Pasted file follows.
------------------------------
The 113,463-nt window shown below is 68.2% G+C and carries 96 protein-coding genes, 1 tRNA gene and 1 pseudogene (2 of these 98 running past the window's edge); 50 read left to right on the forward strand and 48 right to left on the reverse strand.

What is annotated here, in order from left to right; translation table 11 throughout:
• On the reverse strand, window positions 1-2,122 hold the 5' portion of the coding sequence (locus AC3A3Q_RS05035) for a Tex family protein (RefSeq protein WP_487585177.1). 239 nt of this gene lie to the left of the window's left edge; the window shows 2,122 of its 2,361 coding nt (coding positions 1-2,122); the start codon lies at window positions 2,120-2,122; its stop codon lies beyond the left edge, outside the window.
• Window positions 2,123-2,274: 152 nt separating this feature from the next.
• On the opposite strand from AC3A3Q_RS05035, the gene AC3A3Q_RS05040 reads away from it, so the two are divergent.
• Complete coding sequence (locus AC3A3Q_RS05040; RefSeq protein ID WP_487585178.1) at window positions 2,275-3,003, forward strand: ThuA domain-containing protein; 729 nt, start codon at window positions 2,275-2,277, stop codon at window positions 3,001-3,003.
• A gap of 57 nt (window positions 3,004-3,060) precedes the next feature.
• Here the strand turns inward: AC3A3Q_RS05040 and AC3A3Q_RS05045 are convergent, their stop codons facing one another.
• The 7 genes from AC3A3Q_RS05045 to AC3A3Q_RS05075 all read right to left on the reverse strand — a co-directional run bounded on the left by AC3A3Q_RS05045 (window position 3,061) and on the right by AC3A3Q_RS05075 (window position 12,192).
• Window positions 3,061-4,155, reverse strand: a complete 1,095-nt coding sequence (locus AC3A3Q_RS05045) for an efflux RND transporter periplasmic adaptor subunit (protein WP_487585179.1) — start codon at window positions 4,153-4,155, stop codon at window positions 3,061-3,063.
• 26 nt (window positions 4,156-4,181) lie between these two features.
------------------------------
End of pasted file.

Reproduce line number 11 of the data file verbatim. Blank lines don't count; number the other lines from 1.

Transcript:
• 26 nt (window positions 4,156-4,181) lie between these two features.